Being an ESL Teacher: Socializing 101

Making new friends and talking about random stuff is fun. One moment, you’re discussing American politics, and the next thing you know, you’re debating how Rick and Morty resemble Marty McFly and Doc Brown. It’s tons of fun getting to know another person and being exposed to their culture. Just talking to new people, I’ve come to realize there are good people from all over the world, and well, there are some not-so-pleasant-people from all over the world, too.

Being an ESL teacher and working in different countries where it can change every year, I have sometimes found it hard to mingle and immerse myself in the surroundings. This nomadic lifestyle and industry can make finding new friends difficult at times. People just might not be on the same frequency as you, or it could be that your joke simply doesn’t fit their sense of humor. After a few years of hopping around countries for a living, I want to share some tips on how to socialize with an international crowd.

 

First: Truly Listen

You have to totally pay attention to everything someone says otherwise you might miss the whole story. I consider myself a good listener because when someone tells me a story, I give them 100% of my attention. Like, when my close friend tells me a story, I can imagine the whole thing in my head, because I know them, their background, and what they’re like. But when listening to someone totally new, I have to pay close attention to the smallest of details, so I can imagine their story in my head without getting lost. For example:

Him: Yeah, so I spent my winter vacation last year with my family, near the village I grew up in, in the Alps. It was fun, but the skiing was hard.
Me: Uuh cool. Yeah, it must be exhausting to actually travel to a particular country only to ski.
Him: Well, I don’t have to go that far.
Me: Really; how so?
Him: Because I’m from Switzerland.
Me: Ooooh, yeah, right.

Honestly, it’s hard for me to relive this conversation without feeling like a complete buffoon!

 

Second: Respond Appropriately

Goes without saying, but when you’re talking with someone, you have to have an appropriate response and hopefully not sound like a complete fool in the process. Here is an example of what NOT to do:

Him: Yeah, learning new languages is fun, but I still struggle. Even learning a new dialect is hard.
Me: Yeah, I agree.
Him: Yeah, as a German, when I go to Switzerland I can speak the language just fine, but then there are some words …… (Truth be told, right here I sort of blanked out for the rest of the conversation).
Me: Oh, you can speak the language there? So, you speak Swedish?
Him: Well, no, but one of their national languages is Swiss-German, so it’s a bit different from the German I speak.

I call this the ‘Swiss-Swedish Catastrophe of 2014’! Needless to say, there wasn’t a second date or even a first one for that matter.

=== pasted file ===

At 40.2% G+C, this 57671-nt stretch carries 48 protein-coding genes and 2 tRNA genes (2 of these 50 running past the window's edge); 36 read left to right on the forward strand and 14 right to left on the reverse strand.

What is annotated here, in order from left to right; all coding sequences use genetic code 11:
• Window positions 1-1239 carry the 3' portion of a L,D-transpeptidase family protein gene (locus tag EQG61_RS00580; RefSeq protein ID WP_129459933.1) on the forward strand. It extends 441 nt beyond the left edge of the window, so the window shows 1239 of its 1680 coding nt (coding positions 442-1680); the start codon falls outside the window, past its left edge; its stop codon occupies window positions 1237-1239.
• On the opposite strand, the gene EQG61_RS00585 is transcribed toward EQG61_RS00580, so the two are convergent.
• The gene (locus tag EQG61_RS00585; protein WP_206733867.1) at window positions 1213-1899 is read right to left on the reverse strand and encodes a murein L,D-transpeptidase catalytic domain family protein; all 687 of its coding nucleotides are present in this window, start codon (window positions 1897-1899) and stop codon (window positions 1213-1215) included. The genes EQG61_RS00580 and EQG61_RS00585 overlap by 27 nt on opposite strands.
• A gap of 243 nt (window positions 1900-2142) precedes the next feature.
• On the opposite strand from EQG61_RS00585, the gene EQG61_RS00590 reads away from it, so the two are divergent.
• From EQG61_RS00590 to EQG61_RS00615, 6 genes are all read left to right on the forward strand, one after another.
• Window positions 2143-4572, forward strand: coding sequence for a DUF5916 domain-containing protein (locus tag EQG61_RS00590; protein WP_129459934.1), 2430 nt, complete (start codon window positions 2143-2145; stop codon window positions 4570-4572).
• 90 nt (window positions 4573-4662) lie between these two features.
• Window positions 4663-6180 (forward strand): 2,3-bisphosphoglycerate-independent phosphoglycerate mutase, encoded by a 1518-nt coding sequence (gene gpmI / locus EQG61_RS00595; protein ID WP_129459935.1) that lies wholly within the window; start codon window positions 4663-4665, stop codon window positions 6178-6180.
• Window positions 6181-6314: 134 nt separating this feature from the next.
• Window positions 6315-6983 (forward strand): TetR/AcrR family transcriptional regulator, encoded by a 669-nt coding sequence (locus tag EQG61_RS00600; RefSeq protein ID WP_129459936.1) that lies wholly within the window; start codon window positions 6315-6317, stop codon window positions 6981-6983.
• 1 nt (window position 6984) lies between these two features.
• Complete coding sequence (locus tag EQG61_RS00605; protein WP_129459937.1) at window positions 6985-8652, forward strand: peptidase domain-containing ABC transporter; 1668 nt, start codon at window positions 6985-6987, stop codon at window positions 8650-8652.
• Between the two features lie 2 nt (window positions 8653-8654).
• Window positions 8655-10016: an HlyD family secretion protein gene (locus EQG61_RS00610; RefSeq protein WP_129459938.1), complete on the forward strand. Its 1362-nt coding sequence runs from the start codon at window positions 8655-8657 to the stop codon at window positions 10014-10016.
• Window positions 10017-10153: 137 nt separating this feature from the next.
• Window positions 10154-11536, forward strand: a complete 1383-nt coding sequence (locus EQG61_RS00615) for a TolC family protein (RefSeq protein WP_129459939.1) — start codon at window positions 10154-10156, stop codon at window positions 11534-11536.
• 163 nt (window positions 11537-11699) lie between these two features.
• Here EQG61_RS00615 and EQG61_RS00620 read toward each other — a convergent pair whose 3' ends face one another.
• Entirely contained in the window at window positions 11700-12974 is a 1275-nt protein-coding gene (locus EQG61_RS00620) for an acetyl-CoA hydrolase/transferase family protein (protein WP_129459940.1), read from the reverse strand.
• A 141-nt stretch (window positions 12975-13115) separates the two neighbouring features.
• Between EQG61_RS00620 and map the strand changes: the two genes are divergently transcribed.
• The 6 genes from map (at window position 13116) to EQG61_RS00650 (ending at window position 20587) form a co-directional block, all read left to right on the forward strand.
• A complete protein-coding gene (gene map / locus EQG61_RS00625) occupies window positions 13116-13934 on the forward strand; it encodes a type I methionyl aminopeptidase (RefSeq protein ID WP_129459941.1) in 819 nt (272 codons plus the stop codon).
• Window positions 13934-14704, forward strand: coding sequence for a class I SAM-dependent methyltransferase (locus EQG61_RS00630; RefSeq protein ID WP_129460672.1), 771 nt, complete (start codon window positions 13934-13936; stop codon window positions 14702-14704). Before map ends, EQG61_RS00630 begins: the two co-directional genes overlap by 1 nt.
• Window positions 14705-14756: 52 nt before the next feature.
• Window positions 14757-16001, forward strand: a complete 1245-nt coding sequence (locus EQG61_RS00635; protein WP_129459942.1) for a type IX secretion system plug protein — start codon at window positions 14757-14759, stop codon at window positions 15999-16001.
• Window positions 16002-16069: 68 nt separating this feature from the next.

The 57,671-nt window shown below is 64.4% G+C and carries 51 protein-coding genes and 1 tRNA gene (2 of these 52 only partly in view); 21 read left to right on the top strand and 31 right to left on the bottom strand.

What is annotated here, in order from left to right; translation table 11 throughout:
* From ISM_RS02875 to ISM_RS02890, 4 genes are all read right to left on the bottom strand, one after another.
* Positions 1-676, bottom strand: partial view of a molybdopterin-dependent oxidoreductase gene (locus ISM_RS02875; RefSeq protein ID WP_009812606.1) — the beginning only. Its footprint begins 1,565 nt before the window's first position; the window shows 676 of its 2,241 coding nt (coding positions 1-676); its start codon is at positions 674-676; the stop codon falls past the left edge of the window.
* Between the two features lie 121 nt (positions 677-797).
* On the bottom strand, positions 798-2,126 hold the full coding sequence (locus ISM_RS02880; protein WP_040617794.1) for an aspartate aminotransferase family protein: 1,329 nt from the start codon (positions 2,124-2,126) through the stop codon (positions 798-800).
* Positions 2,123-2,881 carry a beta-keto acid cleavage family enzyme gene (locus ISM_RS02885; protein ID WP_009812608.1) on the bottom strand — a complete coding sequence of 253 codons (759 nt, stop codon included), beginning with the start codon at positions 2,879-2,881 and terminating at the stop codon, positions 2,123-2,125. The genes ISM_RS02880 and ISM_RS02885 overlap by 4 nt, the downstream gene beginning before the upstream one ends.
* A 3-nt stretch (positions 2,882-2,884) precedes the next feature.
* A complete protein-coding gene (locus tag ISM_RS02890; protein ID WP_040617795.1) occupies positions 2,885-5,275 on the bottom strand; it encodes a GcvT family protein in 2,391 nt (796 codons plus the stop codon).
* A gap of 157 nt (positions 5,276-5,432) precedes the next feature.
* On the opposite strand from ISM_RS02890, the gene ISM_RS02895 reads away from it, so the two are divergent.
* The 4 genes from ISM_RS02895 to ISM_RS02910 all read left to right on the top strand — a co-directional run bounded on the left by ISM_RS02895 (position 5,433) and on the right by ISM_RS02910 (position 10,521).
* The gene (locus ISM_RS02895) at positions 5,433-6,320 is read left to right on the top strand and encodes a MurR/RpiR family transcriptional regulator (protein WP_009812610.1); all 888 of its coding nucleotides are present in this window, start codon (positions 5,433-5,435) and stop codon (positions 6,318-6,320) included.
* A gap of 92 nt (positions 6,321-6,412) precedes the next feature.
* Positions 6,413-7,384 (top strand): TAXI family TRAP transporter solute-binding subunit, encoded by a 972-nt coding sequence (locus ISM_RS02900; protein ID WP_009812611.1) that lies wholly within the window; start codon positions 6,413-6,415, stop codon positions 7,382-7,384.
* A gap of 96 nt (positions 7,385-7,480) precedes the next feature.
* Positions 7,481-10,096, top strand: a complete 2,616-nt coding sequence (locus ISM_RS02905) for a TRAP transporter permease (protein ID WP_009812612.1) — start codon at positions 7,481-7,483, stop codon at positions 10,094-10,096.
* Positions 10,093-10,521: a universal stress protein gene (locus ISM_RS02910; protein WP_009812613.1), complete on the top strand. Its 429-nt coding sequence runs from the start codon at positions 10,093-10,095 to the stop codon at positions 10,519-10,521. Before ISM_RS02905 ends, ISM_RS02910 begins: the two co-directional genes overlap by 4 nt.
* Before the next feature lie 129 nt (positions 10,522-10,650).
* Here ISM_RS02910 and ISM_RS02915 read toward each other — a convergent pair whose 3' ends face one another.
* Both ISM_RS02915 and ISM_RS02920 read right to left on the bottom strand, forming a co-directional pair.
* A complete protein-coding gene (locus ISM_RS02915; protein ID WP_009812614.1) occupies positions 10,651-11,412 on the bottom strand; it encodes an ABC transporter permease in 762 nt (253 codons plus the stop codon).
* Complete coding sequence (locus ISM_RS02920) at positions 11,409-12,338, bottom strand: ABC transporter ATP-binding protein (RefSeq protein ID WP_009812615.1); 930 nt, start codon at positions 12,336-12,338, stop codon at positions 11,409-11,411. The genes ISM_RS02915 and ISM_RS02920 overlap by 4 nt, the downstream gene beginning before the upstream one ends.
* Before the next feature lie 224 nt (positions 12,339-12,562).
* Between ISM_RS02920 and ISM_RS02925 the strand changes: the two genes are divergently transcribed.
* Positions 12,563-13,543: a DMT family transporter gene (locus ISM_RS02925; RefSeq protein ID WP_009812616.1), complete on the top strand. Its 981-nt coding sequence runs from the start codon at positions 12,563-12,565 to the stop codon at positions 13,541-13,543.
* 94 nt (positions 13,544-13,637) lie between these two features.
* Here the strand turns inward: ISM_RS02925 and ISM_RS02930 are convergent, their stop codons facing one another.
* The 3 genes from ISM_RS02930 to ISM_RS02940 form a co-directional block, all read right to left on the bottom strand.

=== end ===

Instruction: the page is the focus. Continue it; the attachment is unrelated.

Third: Have something interesting to say

No one wants to be caught with nothing to say and absolutely no one wants to talk to a knob. Figure out what you’re passionate about or at least find something that you’re interested in and learn about it. I find often conversations with new people, turn to life and what we make of it. I’ve got a keen interest in philosophy, ever since that university class “Philosophy, Science and Logic”. Now, I enjoy reading anything on philosophy. When the conversation turns to philosophy or just life, I can share my thoughts, explain a bit about different philosophers, their points of view, and how we can learn from them. The point is, the ‘it’ can be anything. It’s knowing about something and sharing it and learning from others as well.

 

Fourth and Finally: Have an opinion about something, anything, please

This brings us to the obvious fourth and final recommendation – have opinions about things. This is really important, to be an interesting person you ought to have thoughts and opinions on things. When you’re discussing a certain topic and those differences in opinion that are bound to happen do happen, you’ll be ready and able to debate or argue it. The objective is to be well informed. Read. Learn about something. Master it. Then form your opinion. Should someone prove you wrong, it’s cool to admit it (then get over it). You’ll have enjoyed a rousing conversation and learned something new! We are only human and can be wrong, but if you’re right, don’t shove it in their face, unless you’re holding a cake of course.

I’ve messed up plenty with this socializing thing. Mostly, I’ve had a good time, learned a thing or two, and maybe made a new friend. Most important: have a sense of humor and have fun! Being a teacher with EF, traveling, and seeing the world, you will definitely meet new and different people. We’re in the best time of our lives to live and learn about anything and everything. So, read, learn, and take a chance to make some new friends while you’re at it!

 

Post by Icha Irdhanie

 

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